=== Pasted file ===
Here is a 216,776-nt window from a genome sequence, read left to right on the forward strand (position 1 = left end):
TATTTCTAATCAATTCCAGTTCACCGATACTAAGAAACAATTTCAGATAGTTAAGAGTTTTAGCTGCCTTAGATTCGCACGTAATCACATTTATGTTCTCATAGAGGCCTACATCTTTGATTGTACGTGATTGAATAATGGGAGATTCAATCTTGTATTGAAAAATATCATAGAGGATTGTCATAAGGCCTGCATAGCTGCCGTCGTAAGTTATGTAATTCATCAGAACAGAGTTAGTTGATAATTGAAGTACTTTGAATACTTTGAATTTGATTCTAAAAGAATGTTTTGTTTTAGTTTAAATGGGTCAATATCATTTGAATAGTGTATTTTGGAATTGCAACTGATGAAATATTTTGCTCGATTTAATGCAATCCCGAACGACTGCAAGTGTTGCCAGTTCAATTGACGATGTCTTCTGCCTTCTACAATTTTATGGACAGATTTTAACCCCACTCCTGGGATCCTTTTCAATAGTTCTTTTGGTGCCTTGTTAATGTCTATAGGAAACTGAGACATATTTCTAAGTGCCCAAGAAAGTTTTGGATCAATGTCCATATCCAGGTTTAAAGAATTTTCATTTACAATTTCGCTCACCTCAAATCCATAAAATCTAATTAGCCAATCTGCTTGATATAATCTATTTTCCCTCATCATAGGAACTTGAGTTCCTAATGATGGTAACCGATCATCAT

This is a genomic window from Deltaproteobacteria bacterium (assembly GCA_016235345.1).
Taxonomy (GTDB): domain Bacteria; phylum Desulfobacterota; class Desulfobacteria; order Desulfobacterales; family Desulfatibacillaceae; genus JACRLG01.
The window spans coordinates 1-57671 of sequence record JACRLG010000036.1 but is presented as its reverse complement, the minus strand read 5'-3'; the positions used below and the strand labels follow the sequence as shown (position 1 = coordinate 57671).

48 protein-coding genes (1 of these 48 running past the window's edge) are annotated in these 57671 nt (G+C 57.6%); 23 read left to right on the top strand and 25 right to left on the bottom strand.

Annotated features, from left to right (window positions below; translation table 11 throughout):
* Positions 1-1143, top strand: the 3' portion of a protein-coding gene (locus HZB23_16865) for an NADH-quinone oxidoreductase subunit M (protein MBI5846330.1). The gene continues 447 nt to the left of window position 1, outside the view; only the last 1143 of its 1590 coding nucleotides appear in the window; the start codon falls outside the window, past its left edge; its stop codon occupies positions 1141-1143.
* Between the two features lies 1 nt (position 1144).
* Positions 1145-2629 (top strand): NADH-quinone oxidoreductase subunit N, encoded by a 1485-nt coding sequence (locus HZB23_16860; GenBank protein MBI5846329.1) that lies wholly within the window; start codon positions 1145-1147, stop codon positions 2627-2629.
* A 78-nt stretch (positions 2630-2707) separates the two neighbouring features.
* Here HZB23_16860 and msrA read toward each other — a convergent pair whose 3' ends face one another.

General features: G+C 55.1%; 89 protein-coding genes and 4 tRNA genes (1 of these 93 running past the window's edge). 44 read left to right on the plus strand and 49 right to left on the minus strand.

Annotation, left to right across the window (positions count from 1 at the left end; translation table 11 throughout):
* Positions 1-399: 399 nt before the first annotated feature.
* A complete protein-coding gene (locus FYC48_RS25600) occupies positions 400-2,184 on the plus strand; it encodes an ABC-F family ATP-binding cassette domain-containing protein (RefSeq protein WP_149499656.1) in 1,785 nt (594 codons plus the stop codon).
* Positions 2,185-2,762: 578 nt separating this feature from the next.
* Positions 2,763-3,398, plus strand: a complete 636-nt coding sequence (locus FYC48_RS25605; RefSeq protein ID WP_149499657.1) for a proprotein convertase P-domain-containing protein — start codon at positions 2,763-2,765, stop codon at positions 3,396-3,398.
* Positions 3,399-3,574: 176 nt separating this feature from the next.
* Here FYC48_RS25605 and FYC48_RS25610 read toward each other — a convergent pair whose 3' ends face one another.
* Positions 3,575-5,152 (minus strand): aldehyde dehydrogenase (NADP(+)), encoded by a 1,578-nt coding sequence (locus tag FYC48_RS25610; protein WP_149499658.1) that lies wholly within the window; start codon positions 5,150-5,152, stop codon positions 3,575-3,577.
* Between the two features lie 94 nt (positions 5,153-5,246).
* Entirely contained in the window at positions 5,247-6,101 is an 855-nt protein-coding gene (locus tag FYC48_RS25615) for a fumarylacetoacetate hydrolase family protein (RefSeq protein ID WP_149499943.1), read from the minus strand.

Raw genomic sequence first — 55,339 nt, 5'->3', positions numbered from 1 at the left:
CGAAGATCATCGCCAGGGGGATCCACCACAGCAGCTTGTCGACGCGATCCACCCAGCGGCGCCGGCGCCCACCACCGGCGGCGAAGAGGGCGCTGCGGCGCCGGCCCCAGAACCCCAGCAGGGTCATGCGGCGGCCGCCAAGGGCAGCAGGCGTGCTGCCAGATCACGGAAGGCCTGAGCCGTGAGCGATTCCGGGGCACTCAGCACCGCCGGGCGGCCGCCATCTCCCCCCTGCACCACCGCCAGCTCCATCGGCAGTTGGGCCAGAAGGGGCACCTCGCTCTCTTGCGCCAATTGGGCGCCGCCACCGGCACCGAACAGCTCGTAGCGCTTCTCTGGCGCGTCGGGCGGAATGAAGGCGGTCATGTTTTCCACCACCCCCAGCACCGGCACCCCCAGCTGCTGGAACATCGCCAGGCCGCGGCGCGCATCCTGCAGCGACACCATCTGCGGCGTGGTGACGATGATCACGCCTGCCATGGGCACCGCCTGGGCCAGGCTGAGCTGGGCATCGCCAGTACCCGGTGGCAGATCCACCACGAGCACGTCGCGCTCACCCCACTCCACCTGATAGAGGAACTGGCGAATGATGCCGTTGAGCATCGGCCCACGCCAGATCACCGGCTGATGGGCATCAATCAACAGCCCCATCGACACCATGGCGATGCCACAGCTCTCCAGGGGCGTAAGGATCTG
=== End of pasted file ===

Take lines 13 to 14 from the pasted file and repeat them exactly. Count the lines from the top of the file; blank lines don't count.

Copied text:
General features: G+C 55.1%; 89 protein-coding genes and 4 tRNA genes (1 of these 93 running past the window's edge). 44 read left to right on the plus strand and 49 right to left on the minus strand.

Annotation, left to right across the window (positions count from 1 at the left end; translation table 11 throughout):